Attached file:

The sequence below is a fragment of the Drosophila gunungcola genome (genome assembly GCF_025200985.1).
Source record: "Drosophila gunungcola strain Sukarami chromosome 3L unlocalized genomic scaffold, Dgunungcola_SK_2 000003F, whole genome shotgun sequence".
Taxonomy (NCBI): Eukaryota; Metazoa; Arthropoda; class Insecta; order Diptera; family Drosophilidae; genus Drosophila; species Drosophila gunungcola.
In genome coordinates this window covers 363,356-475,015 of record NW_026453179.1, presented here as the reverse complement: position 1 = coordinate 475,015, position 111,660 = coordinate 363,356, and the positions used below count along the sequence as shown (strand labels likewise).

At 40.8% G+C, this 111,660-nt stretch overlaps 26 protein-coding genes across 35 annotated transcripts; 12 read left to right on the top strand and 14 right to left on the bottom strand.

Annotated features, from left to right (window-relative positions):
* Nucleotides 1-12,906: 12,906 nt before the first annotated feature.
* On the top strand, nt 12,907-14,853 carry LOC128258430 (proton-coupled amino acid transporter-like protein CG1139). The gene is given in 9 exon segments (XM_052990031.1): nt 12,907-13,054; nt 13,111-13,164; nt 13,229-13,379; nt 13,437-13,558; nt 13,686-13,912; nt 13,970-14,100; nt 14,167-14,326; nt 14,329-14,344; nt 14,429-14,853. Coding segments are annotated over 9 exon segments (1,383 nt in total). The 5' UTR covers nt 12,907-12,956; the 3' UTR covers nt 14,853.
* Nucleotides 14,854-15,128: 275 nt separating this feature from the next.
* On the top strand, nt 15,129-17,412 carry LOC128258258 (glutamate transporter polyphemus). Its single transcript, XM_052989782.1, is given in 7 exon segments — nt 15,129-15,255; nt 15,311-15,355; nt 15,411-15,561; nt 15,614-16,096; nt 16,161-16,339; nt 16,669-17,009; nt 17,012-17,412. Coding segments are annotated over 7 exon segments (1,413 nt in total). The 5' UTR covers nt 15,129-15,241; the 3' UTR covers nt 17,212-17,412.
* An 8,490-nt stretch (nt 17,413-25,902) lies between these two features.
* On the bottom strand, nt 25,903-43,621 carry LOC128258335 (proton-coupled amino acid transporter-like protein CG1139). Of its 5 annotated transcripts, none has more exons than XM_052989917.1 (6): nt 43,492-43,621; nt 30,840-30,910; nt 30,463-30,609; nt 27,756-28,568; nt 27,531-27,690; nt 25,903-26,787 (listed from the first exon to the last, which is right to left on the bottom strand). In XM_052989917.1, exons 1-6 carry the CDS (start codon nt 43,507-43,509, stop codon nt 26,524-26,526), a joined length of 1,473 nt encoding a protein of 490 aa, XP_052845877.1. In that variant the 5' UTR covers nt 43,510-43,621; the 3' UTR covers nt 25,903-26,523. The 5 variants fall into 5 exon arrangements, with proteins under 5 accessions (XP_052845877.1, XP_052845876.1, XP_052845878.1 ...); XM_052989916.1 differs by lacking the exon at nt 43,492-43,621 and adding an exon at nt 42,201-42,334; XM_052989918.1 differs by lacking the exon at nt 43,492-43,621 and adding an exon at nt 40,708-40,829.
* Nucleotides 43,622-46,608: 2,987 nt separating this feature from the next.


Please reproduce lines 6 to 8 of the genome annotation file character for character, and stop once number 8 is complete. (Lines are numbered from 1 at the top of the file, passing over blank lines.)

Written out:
Annotated features, from left to right (window-relative positions):
* Nucleotides 1-12,906: 12,906 nt before the first annotated feature.
* On the top strand, nt 12,907-14,853 carry LOC128258430 (proton-coupled amino acid transporter-like protein CG1139). The gene is given in 9 exon segments (XM_052990031.1): nt 12,907-13,054; nt 13,111-13,164; nt 13,229-13,379; nt 13,437-13,558; nt 13,686-13,912; nt 13,970-14,100; nt 14,167-14,326; nt 14,329-14,344; nt 14,429-14,853. Coding segments are annotated over 9 exon segments (1,383 nt in total). The 5' UTR covers nt 12,907-12,956; the 3' UTR covers nt 14,853.